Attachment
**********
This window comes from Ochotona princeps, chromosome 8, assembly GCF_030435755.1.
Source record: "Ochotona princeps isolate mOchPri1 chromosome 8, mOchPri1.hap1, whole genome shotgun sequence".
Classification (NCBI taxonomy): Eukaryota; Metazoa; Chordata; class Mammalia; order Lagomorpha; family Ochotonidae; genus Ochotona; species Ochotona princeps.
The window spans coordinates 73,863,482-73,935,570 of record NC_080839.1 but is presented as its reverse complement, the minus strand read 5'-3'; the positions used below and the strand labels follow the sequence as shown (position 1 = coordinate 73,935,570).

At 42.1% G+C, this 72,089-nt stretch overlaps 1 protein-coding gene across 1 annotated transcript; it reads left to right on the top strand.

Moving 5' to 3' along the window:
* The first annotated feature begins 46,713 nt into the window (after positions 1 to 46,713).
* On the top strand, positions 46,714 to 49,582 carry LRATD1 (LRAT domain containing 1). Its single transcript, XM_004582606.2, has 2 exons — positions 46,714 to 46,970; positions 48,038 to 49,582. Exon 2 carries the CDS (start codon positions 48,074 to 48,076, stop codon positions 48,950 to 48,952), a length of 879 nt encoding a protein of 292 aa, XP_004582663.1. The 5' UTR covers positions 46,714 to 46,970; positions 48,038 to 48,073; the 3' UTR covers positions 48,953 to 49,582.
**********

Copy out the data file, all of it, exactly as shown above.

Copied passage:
This window comes from Ochotona princeps, chromosome 8, assembly GCF_030435755.1.
Source record: "Ochotona princeps isolate mOchPri1 chromosome 8, mOchPri1.hap1, whole genome shotgun sequence".
Classification (NCBI taxonomy): Eukaryota; Metazoa; Chordata; class Mammalia; order Lagomorpha; family Ochotonidae; genus Ochotona; species Ochotona princeps.
The window spans coordinates 73,863,482-73,935,570 of record NC_080839.1 but is presented as its reverse complement, the minus strand read 5'-3'; the positions used below and the strand labels follow the sequence as shown (position 1 = coordinate 73,935,570).

At 42.1% G+C, this 72,089-nt stretch overlaps 1 protein-coding gene across 1 annotated transcript; it reads left to right on the top strand.

Moving 5' to 3' along the window:
* The first annotated feature begins 46,713 nt into the window (after positions 1 to 46,713).
* On the top strand, positions 46,714 to 49,582 carry LRATD1 (LRAT domain containing 1). Its single transcript, XM_004582606.2, has 2 exons — positions 46,714 to 46,970; positions 48,038 to 49,582. Exon 2 carries the CDS (start codon positions 48,074 to 48,076, stop codon positions 48,950 to 48,952), a length of 879 nt encoding a protein of 292 aa, XP_004582663.1. The 5' UTR covers positions 46,714 to 46,970; positions 48,038 to 48,073; the 3' UTR covers positions 48,953 to 49,582.